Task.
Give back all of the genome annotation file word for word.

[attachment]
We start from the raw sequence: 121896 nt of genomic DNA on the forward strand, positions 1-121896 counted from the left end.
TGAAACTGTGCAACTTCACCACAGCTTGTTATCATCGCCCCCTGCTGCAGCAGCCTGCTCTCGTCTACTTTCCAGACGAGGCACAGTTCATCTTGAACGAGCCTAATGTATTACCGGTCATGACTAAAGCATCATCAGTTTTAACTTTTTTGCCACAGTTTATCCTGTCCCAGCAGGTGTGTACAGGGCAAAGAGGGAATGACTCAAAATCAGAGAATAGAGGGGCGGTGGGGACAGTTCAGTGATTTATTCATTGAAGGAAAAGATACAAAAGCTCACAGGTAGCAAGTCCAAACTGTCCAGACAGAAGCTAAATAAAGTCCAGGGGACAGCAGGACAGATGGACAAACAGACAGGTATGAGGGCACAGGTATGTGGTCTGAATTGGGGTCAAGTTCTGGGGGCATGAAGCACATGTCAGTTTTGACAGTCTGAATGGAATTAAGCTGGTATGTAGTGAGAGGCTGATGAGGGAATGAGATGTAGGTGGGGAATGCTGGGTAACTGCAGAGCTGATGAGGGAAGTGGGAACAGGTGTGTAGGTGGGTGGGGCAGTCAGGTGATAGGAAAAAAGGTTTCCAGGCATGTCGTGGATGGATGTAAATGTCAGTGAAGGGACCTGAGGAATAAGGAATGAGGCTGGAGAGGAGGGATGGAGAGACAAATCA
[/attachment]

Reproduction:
We start from the raw sequence: 121896 nt of genomic DNA on the forward strand, positions 1-121896 counted from the left end.
TGAAACTGTGCAACTTCACCACAGCTTGTTATCATCGCCCCCTGCTGCAGCAGCCTGCTCTCGTCTACTTTCCAGACGAGGCACAGTTCATCTTGAACGAGCCTAATGTATTACCGGTCATGACTAAAGCATCATCAGTTTTAACTTTTTTGCCACAGTTTATCCTGTCCCAGCAGGTGTGTACAGGGCAAAGAGGGAATGACTCAAAATCAGAGAATAGAGGGGCGGTGGGGACAGTTCAGTGATTTATTCATTGAAGGAAAAGATACAAAAGCTCACAGGTAGCAAGTCCAAACTGTCCAGACAGAAGCTAAATAAAGTCCAGGGGACAGCAGGACAGATGGACAAACAGACAGGTATGAGGGCACAGGTATGTGGTCTGAATTGGGGTCAAGTTCTGGGGGCATGAAGCACATGTCAGTTTTGACAGTCTGAATGGAATTAAGCTGGTATGTAGTGAGAGGCTGATGAGGGAATGAGATGTAGGTGGGGAATGCTGGGTAACTGCAGAGCTGATGAGGGAAGTGGGAACAGGTGTGTAGGTGGGTGGGGCAGTCAGGTGATAGGAAAAAAGGTTTCCAGGCATGTCGTGGATGGATGTAAATGTCAGTGAAGGGACCTGAGGAATAAGGAATGAGGCTGGAGAGGAGGGATGGAGAGACAAATCA